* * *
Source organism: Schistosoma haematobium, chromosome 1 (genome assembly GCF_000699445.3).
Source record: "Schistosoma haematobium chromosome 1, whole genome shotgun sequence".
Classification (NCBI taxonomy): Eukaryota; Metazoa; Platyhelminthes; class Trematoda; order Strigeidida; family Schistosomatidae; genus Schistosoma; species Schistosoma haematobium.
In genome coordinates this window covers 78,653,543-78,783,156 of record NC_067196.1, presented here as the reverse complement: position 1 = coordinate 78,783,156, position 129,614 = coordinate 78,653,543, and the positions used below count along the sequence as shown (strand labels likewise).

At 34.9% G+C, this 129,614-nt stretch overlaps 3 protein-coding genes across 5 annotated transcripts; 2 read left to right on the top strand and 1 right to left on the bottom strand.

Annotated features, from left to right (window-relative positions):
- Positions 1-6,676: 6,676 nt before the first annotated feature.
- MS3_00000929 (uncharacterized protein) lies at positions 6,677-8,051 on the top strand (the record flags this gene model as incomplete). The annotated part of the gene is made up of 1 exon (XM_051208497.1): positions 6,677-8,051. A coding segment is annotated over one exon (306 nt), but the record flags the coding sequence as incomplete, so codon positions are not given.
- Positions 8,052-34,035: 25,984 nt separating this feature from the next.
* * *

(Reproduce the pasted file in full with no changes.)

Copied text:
Source organism: Schistosoma haematobium, chromosome 1 (genome assembly GCF_000699445.3).
Source record: "Schistosoma haematobium chromosome 1, whole genome shotgun sequence".
Classification (NCBI taxonomy): Eukaryota; Metazoa; Platyhelminthes; class Trematoda; order Strigeidida; family Schistosomatidae; genus Schistosoma; species Schistosoma haematobium.
In genome coordinates this window covers 78,653,543-78,783,156 of record NC_067196.1, presented here as the reverse complement: position 1 = coordinate 78,783,156, position 129,614 = coordinate 78,653,543, and the positions used below count along the sequence as shown (strand labels likewise).

At 34.9% G+C, this 129,614-nt stretch overlaps 3 protein-coding genes across 5 annotated transcripts; 2 read left to right on the top strand and 1 right to left on the bottom strand.

Annotated features, from left to right (window-relative positions):
- Positions 1-6,676: 6,676 nt before the first annotated feature.
- MS3_00000929 (uncharacterized protein) lies at positions 6,677-8,051 on the top strand (the record flags this gene model as incomplete). The annotated part of the gene is made up of 1 exon (XM_051208497.1): positions 6,677-8,051. A coding segment is annotated over one exon (306 nt), but the record flags the coding sequence as incomplete, so codon positions are not given.
- Positions 8,052-34,035: 25,984 nt separating this feature from the next.